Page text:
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SE Reflexion and Shure SM7B

Discussion in 'Recording' started by reemdog23, Feb 6, 2012.

  1. reemdog23

    reemdog23 Active Member

    Im starting to setup my studio again. Do you think this might be over kill for a clean vocal? Inside the SE Reflexion is the Shure SM7B. As you can see i have panels. So when i stand behind mic, there will be a panel behind me/back facing panel. The stand is directed between the two panels but is usually right in front of the one on the wall to left (with space of course for me to stand in between). Feel free to give opinions! IMG_3952.jpg IMG_3747.jpg
     
  2. Davedog

    Davedog Distinguished Member

    It depends on what you are trying to accomplish or what you are trying to control. Do you have a lot of leakage of outside sources? Are you trying to get a close intimate, contained sound? Only you can properly answer your question. And by trying all sorts of different configurations will you allow yourself to know exactly what each setup will accomplish. Since an SM7 isnt a particularly 'sensitive' mic at any distance, it seems like its all a bit of overkill. Maybe not for a very sensitive condenser though. Again, this answer will be based on what you discover in your practical uses.
     
  3. reemdog23

    reemdog23 Active Member

    I will be using The sm7b for rap hip hop vocals
     
  4. RemyRAD

    RemyRAD Guest

    And so could I ask you if you have switched on the bass cut & presence rise switches? Screw the reflector. Tell the kids to shut up in their bedroom and go to sleep. That shower sounds really nice that your wife is taking. Is that a Kohler? Delta? Oh SHURE it is. No really that's a great vocal mic. You put that shield where ever you feel the most comfortable place is to do your vocals. It's much easier than having to woo people to moving walls and furniture for you. It's a whole recording studio space on a microphone stand. You put your studio where you want it to be. So cool that the vocal microphone is always in the studio where ever it is. But then, silly me... I put the control room in a truck.

    At least it's a Mercedes
    Mx. Remy Ann David
    [h=3][/h]
     
  5. reemdog23

    reemdog23 Active Member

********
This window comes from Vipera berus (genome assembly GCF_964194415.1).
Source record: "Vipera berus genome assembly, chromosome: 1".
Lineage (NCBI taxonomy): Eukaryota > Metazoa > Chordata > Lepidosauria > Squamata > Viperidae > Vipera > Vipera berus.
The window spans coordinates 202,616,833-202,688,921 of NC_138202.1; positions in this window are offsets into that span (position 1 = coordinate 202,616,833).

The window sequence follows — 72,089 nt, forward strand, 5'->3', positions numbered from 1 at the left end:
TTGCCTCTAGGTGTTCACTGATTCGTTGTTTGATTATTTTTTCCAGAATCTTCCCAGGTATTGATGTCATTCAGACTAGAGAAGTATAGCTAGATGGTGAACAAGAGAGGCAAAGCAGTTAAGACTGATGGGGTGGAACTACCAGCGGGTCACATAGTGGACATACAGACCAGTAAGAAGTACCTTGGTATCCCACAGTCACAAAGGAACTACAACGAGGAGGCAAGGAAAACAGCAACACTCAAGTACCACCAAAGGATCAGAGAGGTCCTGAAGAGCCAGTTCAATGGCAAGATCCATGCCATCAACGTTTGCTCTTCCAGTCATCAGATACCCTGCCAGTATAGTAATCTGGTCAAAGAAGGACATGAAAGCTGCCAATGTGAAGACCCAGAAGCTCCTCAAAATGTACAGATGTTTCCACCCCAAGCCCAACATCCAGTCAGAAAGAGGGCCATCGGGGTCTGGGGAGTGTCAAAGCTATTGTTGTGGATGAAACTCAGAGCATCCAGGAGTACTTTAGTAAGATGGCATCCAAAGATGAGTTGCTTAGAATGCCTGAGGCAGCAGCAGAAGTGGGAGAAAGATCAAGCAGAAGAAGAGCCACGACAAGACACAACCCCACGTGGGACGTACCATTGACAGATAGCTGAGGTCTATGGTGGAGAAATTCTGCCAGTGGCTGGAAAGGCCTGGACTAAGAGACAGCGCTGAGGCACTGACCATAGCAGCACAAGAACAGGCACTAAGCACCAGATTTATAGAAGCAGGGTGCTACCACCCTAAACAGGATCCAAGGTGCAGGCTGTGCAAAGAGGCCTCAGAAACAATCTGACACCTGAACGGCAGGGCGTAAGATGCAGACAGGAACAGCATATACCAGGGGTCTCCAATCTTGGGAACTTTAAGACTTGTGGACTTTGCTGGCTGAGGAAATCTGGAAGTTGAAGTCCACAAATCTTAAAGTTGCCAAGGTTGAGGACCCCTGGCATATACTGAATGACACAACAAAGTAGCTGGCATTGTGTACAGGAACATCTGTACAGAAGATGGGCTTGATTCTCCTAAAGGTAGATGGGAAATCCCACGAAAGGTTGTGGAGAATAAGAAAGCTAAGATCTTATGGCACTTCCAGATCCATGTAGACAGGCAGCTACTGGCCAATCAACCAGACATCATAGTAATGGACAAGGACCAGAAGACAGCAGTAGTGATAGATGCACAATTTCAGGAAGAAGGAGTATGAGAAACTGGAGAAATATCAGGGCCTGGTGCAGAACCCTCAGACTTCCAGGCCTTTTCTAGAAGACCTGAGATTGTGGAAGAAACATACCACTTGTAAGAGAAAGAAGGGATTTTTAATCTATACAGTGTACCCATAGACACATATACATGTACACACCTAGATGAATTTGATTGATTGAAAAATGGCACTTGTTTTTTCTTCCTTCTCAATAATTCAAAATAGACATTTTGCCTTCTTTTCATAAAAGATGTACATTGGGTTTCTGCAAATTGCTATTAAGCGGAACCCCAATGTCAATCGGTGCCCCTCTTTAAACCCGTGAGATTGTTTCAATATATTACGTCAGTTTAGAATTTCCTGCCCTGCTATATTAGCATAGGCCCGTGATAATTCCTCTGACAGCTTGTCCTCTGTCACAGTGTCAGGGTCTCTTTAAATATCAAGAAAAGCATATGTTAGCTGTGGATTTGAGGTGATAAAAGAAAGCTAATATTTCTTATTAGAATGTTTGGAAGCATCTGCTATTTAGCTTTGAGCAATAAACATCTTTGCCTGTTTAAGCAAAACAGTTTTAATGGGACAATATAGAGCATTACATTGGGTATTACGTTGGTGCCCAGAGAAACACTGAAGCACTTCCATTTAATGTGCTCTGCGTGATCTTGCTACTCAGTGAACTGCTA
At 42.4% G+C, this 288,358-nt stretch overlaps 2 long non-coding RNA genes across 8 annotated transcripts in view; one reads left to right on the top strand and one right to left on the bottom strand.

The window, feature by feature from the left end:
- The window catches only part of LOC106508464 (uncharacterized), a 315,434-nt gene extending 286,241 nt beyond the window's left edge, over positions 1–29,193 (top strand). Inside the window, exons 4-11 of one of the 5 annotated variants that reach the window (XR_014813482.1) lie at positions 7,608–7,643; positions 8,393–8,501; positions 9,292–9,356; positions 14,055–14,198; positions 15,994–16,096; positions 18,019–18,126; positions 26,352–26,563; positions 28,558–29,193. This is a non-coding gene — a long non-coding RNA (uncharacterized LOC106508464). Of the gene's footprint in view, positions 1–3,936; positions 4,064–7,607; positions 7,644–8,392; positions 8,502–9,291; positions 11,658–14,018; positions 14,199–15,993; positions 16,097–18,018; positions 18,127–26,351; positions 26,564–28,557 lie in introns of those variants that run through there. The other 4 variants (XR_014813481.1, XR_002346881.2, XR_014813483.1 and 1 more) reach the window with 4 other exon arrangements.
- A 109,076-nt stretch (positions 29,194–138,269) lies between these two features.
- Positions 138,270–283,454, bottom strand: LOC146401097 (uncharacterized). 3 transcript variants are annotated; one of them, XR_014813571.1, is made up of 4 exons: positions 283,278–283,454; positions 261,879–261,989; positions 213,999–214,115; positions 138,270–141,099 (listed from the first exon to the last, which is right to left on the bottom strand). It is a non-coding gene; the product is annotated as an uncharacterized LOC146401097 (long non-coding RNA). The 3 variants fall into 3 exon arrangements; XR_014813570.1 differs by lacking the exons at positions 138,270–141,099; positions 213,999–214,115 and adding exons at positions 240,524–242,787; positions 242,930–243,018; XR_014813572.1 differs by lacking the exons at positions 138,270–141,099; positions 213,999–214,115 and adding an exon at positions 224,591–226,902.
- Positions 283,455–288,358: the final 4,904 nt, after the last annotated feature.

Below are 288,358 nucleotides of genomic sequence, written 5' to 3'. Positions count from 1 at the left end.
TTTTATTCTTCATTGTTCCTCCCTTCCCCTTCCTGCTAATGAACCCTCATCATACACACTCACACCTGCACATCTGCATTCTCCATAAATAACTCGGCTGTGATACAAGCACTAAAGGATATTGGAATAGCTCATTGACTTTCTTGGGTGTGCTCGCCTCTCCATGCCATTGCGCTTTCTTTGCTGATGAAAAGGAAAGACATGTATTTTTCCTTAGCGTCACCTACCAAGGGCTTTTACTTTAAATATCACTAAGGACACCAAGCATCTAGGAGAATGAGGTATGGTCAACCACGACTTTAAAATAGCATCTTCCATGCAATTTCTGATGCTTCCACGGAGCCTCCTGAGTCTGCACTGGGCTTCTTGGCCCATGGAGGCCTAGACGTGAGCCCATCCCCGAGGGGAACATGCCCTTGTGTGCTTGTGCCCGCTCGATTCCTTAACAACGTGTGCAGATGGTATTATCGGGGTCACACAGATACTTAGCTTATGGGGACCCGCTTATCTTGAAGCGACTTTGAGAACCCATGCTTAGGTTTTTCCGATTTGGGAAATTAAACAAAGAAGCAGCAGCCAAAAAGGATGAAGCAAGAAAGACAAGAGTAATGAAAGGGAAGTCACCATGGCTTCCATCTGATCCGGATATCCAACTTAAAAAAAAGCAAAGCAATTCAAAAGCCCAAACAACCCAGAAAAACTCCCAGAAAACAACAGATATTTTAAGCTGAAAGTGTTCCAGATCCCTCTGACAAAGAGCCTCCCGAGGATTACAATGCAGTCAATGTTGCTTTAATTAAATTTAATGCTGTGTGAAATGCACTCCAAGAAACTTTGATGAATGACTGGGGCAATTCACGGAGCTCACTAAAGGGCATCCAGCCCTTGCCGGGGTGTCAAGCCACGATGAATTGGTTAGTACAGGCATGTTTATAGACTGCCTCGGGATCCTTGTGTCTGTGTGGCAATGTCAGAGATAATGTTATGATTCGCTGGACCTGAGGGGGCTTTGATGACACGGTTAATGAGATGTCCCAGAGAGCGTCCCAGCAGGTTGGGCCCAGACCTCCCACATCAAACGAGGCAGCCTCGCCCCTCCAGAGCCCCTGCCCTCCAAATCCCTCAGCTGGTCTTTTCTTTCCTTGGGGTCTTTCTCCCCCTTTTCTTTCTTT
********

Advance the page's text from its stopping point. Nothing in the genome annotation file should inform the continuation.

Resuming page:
No I do not have the switches on. I just keep them flat
     
  6. reemdog23

    reemdog23 Active Member

    Also my voice is very deep. I think the roll off is to crucial.
     
  7. RemyRAD

    RemyRAD Guest

    I see. No switches on. No additional presence. So you like sounding like complete mud? You obviously know how to cut vocals better than any of us. Go for it.

    Commercial Producer
    Mx. Remy Ann David
     
  8. reemdog23

    reemdog23 Active Member

    Alright I will give it a shot
     
  9. moonbaby

    moonbaby Mmmmmm Well-Known Member

    I won't try to second guess what I THINK Remy was trying to say, but... I have an SM7b and a deep voice, too. Eating that mic can and will produce too much bass- "mud" - in the mix. Kicking in the LF filter AND switching on the "presence rise" will vastly help keep the clarity when you start adding other elements to the mix. MANY times what doesn't sound as great on its' own really shines when other elements of your mix start combining.
     
  10. RemyRAD

    RemyRAD Guest

    I'm walking on the moon. Sorry, I didn't know that was your nose I just stepped on? Maybe that's why your vocals don't sound nasally moon? That SM 7 sounds sweet because it really does a better job at keeping you at the proper distance from the microphones diaphragm more so than anything else. Distance helps to control proximity effect (which is the extreme build up of low frequency energy). But even with that greater distance from the diaphragm, one still generally needs to engage that low frequency cutoff switch. Switching on that presence switch provides for internal equalization of the microphones sound which won't necessarily be needed to add in the mixing process. Not that you won't add some additional presence and high-frequency boost if you should so choose for better fidelity and intelligibility. Making this change right at the microphone gets you closer to the ballpark that you need to be at.